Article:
We now had something to go on, but then the question emerged: What is the mechanism underpinning the aggressive phenotype of tumors that express METN375S? Answering this research question kept us (very) busy for the better part of the next three years, and proved to necessitate collaborations with labs that had a range of expertise. An abridged summary of events goes like this: through proteomics and in silico structural simulations, we discovered that this single-nucleotide polymorphism does not actually lead to a direct gain-of-function in the c-Met receptor, but instead, it confers exquisite binding affinity of the c-Met monomer to a different oncogenic tyrosine receptor kinase—the human epidermal growth factor-2 (HER2). In other words, instead of normally pairing up to form a c-Met homodimer, each c-MetN375S monomer now hetero-dimerizes with a HER2 monomer to form a METN375S/HER2 heterodimer. Further experiments were done which showed that the resultant METN375S/HER2 heterodimer was able to transduces potent proliferative, pro-invasive and pro-metastatic cues through the HER2 signaling axis to drive aggressive tumor biology.
We were finally getting somewhere, but since our lab (Experimental Therapeutics Program & Investigational Medicine Unit) focuses on the development of new drugs and early-phase clinical trials, we were also curious to know: What are the therapeutic implications of the METN375S variant?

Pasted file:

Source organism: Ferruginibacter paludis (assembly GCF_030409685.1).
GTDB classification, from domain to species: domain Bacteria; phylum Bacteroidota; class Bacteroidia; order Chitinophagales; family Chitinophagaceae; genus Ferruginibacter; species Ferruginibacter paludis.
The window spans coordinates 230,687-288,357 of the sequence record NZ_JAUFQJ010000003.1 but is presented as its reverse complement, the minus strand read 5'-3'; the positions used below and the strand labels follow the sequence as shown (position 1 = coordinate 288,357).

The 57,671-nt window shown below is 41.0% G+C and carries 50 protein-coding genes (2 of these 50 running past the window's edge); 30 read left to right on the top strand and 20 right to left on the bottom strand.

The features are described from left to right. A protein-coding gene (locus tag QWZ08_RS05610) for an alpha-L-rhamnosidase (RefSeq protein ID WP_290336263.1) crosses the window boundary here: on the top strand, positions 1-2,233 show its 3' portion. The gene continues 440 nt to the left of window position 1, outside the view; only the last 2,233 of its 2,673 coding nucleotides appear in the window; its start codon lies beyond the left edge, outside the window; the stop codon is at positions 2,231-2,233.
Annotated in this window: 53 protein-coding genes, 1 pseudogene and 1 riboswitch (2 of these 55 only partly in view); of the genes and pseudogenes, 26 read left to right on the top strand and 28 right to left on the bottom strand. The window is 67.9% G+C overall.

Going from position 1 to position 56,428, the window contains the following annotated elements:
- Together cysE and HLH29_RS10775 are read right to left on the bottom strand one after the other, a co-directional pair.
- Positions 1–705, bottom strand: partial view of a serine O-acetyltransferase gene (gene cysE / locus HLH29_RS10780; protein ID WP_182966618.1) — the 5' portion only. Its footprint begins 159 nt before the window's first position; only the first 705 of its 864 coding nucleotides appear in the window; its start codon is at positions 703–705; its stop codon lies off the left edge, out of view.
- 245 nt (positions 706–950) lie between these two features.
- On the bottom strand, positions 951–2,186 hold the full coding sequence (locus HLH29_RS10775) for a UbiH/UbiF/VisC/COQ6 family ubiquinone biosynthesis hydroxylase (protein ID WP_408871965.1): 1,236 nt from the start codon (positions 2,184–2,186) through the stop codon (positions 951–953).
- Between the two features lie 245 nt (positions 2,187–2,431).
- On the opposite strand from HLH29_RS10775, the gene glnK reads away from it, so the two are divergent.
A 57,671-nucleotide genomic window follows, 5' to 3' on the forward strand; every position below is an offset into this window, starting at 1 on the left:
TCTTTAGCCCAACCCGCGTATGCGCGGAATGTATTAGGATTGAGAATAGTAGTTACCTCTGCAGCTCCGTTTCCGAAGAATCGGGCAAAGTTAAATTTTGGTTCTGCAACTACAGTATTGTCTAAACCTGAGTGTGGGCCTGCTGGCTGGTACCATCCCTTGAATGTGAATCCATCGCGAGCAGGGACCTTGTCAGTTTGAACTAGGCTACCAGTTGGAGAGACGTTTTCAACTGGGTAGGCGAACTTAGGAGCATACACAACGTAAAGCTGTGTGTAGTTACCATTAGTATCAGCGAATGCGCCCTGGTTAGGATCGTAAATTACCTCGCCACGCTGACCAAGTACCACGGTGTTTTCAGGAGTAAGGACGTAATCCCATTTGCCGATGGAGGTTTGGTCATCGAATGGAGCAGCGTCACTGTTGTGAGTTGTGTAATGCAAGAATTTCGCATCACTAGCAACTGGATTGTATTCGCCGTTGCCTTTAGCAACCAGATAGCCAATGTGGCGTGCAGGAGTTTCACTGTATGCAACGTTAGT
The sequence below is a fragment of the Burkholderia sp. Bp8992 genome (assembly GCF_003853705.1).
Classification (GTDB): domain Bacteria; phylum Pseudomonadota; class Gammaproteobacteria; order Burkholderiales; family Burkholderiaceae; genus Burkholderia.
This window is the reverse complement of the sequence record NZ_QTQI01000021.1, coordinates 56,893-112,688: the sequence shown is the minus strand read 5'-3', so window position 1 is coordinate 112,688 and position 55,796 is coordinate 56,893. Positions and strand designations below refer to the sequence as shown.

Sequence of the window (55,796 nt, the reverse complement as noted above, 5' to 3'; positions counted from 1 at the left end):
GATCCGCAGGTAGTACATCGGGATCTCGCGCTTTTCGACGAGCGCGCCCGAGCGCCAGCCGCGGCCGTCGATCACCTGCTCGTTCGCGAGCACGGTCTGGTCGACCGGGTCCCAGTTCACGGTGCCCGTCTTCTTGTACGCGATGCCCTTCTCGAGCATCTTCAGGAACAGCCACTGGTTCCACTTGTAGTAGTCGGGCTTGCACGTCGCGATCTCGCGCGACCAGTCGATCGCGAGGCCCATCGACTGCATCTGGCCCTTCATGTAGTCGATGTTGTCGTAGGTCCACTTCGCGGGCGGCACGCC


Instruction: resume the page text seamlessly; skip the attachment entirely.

The c-Met receptor has — in recent years — become established as a valid drug target, and this has galvanized interest by industry players and academic labs to develop targeted therapies against MET-mutant cancers. However, clinical trials have found that many patients with MET-mutant malignancies do not actually respond to these c-Met inhibitors (i.e., ‘upfront resistance’). So we proceeded to test the efficacy of c-Met inhibitors (cabozantinib, tepotinib, tivantinib, and crizotinib) in cancer cells and xenograft models expressing METN375S. Surprisingly, these drugs did little to repress the proliferation of METN375S-expressing cancer cells, suggesting that the N375S polymorphism is a ‘non-responder’ to c-Met inhibitors.
If c-Met inhibitors are ineffective for treating cancers that express METN375S, we wondered what options are best for these patients Given that we discovered METN375S/HER2 heterodimer co-opts the HER2 signalling axis to drive aggressive tumor biology, we intuitively proceeded to test whether HER2 inhibitors could be effective. Indeed, the commercially-available HER2 blockers (afatinib, lapatinib, and trastuzumab), which have been FDA-approved with a known tolerable safety profile, were highly effective at restraining tumor growth in vitro and in vivo. Among the three HER2 blockers, trastuzumab was found to inhibit tumor growth more potently — protein structural analyses and co-immunoprecipitation assays suggest that this could be because subdomain IV of the HER2 receptor is critical for the HER2/METN375S interaction, and trastuzumab happens to complex with subdomain IV of the HER2 receptor.